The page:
Tomatoes are right up there with corn and wheat in the typical American diet. Ketchup, that big slice of tomato on your burger, salsa, and many other dishes use tomatoes for flavoring and nutrition. As such, they make a great addition to the survival garden since they produce prolifically, provide lots of important nutrients, and give you that taste of the “normal world” during a time of upheaval and disaster. Let’s look at what you can do with tomatoes and how you can grow them.
First off, the weaknesses of the tomato
Before you rush off to plant a row of tomatoes, let’s make sure you understand the problems associated with them:
- Need for sun and heat. Although there are varieties that have grown just about anywhere besides the Poles (even Siberia and Alaska!) your average tomato is going to grow only if you have a goodly amount of heat to keep them going. If you live in an area with a short growing season tomatoes may not be as prolific and useful to you.
- Short and limited fruit production or massively tall with tons of fruit. Vining tomatoes can and will grow some 10 feet tall and be covered in tomatoes for most of the summer which requires supporting structures and the like to keep them productive. Dwarf or “bush” tomato plants are much smaller in size which makes them easier to manage, but tend to produce smaller amounts of tomatoes for a limited time.
- The fruit itself doesn’t last long without processing. Unless you can them, turn them into salsa/ketchup or otherwise preserve them tomatoes are only going to last a week or so (less with wounds in the skin or hot, humid weather) which makes them a little more work intensive if you need to keep them for a winter store.
If you can accept these weaknesses, however, you will have a very productive plant that can keep you well fed for quite a while particularly if you put most of your crop into long lasting sauces and ketchup.
Generally speaking tomatoes can be rather forgiving, though poor soil or a lack of sun can definitely hurt the plants and severely reduce yearly production. Generally speaking, space tomato plants about 2-3 feet apart (3 feet for vining, 2 feet for bush or dwarf types) in soil with good drainage that has a soil PH between 6.2-6.8. They should receive full sun unless your temperatures regularly exceed 90 degrees in summer, in which case you may want to have some shade during the hottest part of the day to ensure that the plants keep setting fruit.
If you have cold weather tomatoes (often heirloom varieties hailing from Russia or from mountainous areas of the U.S.) plant them as soon as possible after the last frost has past, while less cold-tolerant tomatoes should wait until you regularly have temps in the mid 50′s. Make sure that the plants are kept evenly watered, particularly as young sprouts but also when fruit is still growing. This strengthens the plants when young, and helps prevent fruit cracking.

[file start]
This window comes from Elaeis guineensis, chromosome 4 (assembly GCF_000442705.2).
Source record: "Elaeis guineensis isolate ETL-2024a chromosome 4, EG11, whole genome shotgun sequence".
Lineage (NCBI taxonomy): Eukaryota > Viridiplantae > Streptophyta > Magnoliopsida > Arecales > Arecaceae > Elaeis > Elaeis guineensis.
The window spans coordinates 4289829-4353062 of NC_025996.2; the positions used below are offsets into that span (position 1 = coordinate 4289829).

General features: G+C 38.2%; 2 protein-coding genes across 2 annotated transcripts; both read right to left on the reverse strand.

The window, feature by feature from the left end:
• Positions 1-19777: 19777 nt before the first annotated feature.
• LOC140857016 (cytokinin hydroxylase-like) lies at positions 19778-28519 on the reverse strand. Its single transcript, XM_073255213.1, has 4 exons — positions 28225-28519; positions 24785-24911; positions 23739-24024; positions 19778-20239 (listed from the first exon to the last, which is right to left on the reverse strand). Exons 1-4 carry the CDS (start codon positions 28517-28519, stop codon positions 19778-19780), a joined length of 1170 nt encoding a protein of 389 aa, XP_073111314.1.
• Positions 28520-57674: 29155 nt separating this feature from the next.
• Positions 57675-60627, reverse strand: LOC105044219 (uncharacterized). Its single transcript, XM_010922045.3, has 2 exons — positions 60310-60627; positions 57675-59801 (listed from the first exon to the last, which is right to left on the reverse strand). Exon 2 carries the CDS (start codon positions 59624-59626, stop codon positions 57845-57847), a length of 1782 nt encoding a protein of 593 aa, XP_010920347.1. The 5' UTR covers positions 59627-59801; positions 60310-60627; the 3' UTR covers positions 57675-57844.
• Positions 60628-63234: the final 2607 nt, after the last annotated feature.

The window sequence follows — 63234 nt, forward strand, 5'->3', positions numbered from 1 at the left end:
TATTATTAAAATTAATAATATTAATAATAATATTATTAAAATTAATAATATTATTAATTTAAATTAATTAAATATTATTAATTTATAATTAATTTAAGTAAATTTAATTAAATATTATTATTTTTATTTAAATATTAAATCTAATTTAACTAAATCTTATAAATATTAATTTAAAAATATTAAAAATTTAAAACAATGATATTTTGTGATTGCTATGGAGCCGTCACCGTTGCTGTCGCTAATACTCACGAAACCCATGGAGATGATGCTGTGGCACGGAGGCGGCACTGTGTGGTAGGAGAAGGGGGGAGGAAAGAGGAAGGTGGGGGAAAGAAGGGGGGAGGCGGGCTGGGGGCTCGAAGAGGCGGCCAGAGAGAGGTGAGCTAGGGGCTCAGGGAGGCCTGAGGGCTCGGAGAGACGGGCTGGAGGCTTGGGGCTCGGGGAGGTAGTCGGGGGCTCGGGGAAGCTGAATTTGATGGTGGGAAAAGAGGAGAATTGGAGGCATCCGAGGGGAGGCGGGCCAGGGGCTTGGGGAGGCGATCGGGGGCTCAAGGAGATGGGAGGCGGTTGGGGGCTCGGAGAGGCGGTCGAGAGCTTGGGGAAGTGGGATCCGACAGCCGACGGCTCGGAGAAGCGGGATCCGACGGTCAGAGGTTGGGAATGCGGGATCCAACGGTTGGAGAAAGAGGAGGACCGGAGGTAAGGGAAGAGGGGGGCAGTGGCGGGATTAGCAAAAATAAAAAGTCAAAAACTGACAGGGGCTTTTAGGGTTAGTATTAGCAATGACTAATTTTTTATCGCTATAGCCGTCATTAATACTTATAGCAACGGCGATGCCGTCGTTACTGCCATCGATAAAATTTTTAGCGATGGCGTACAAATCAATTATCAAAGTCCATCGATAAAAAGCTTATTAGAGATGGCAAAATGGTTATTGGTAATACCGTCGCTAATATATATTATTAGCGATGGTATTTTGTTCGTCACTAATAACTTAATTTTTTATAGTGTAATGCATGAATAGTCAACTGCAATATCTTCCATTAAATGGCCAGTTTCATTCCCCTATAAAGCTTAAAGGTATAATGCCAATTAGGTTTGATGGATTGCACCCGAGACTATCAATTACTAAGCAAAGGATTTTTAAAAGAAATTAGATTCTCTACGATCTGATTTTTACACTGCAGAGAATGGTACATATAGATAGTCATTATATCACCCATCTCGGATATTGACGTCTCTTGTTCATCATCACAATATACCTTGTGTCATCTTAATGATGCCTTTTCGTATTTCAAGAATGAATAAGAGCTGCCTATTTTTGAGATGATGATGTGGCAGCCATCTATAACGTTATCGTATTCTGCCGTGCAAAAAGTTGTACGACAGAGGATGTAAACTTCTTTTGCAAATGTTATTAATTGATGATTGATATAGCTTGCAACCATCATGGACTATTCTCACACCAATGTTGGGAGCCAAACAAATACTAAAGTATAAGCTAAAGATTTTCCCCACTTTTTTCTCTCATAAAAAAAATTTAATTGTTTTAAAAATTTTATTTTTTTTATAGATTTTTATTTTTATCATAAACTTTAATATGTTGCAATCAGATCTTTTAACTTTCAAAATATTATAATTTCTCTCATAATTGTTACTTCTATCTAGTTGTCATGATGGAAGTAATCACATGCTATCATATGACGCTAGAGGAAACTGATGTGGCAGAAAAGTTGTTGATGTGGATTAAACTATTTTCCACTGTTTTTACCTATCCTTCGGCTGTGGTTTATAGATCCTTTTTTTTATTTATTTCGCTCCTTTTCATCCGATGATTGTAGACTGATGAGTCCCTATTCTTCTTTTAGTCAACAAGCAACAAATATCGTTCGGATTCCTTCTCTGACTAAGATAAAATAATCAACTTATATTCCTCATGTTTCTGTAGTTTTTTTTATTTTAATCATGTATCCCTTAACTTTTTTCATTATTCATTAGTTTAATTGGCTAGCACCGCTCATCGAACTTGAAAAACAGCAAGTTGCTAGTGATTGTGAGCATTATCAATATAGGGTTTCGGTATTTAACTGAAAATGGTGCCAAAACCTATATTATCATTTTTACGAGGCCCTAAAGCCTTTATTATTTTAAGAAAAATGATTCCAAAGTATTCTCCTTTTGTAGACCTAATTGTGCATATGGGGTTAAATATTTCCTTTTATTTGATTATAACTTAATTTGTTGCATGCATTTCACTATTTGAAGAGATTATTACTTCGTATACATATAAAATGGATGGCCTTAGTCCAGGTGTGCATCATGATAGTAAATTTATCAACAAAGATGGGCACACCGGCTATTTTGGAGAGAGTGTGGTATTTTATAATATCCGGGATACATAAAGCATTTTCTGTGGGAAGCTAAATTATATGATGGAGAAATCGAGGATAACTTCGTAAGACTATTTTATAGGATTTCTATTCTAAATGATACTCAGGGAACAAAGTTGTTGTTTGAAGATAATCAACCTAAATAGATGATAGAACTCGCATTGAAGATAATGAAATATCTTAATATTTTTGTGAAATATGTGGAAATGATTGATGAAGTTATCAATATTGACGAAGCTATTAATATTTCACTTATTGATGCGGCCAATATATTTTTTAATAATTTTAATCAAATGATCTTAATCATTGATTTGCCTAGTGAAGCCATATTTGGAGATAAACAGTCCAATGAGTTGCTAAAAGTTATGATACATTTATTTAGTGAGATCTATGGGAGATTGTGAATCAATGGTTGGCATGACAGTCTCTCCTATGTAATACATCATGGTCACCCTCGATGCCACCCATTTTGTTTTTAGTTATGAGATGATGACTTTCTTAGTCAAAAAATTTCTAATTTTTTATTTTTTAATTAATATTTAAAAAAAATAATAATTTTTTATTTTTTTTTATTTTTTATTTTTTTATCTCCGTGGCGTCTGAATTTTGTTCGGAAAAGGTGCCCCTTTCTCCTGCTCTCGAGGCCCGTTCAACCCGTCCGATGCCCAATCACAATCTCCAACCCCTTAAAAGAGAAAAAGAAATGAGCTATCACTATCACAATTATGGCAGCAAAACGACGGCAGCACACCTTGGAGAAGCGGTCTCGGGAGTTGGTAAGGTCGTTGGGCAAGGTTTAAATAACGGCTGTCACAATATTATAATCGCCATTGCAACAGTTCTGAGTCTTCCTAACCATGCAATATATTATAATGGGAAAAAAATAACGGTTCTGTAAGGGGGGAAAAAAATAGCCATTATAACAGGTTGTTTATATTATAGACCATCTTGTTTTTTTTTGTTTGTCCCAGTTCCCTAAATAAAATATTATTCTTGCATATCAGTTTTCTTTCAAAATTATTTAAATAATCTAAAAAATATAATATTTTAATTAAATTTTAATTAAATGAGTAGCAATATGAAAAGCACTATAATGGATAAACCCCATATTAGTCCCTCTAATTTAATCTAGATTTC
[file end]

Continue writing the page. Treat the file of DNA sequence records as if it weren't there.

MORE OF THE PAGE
Common diseases and problems
- Purple veins or leaves in the plant. This indicates a lack of phosphorous, but this can occur even if the soil itself has plenty of phosphorous available. You see, cold and lack of water both inhibit a tomato plant’s ability to transport phosphorous through the plant, which means that many young tomato plants commonly have purple leaves if a particularly cold evening blows in.
- Blossom End Rot. Showing itself as a small “wet” looking patch on growing green tomatoes, eventually this rot will cause a vast, rotting, black patch to spread across the tomato and ruin it completely. Not only does this deny you part of a lifesaving crop during an emergency, the rotting scent also attracts many pests which may cause damage to other healthy fruit nearby. It is caused purely by a lack of calcium getting to the fruit, though the reasons for this vary. Drought, over-watering, inconsistent moisture, over-abundance of nitrogen, and a simple lack of calcium in the soil can all result in this very common condition.
- Leafless plants and gaping holes eaten in tomatoes. This is often the result of the voracious Tomato Hornworm, which is a particularly large and very well-camouflaged caterpillar that consumes everything but the stems of tomato plants. A single Hornworm can easily devour many tomatoes and devastate a single plant within a day, and unfortunately you rarely only get one. Aside from picking them off yourself (they make great feed for chickens owing to their bulk and soft flesh) you can also permit the braconid wasps to eliminate this threat for you. These tiny wasps paralyze and then lay eggs on hornworms, who are steadily eaten by the hungry larvae within. Simply leave any caterpillars with eggs on them alone and allow the wasp population to grow in order to combat the hornworm population.
Using the fruits
Obviously you can eat them directly, and for many a tomato is as good as an apple particularly when it is still warmed from the sun. However, slicing and popping a few in your mouth won’t put much of a dent in your supply if you plant even a few tomato plants owing to their sheer productivity so you should take an effort to preserve them. Dishes like ketchup, tomato/spaghetti sauce, tomato soup, and salsa were all invented in order to preserve the crop of tomatoes and other summer vegetables and you should follow this example in preserving your own. You’ll have to find some recipes you like since the exact balance of ingredients for just about anything, including ketchup, depends on the person who makes it.
Tomatoes are a great, simple, easy to grow plant that produces lots of nutritious and helpful fruit. They have their place in every survival garden, and I encourage you to give them a try!
What uses do you have for tomatoes? Do you have any tips for growing them? Let us know in the comments below!